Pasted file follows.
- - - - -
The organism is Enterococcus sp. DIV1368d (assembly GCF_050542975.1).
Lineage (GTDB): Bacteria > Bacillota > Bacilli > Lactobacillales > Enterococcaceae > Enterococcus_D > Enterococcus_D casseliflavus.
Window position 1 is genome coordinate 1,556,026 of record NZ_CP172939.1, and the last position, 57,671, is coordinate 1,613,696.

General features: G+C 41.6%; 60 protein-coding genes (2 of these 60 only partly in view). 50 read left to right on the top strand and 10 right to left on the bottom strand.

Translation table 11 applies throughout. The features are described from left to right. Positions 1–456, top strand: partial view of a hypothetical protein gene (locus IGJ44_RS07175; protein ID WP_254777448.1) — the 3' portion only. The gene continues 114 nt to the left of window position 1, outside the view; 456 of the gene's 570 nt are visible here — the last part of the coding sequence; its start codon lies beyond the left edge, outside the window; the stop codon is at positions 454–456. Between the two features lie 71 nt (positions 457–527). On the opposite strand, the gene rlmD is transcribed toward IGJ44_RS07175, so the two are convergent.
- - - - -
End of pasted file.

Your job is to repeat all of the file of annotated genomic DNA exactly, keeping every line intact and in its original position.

The organism is Enterococcus sp. DIV1368d (assembly GCF_050542975.1).
Lineage (GTDB): Bacteria > Bacillota > Bacilli > Lactobacillales > Enterococcaceae > Enterococcus_D > Enterococcus_D casseliflavus.
Window position 1 is genome coordinate 1,556,026 of record NZ_CP172939.1, and the last position, 57,671, is coordinate 1,613,696.

General features: G+C 41.6%; 60 protein-coding genes (2 of these 60 only partly in view). 50 read left to right on the top strand and 10 right to left on the bottom strand.

Translation table 11 applies throughout. The features are described from left to right. Positions 1–456, top strand: partial view of a hypothetical protein gene (locus IGJ44_RS07175; protein ID WP_254777448.1) — the 3' portion only. The gene continues 114 nt to the left of window position 1, outside the view; 456 of the gene's 570 nt are visible here — the last part of the coding sequence; its start codon lies beyond the left edge, outside the window; the stop codon is at positions 454–456. Between the two features lie 71 nt (positions 457–527). On the opposite strand, the gene rlmD is transcribed toward IGJ44_RS07175, so the two are convergent.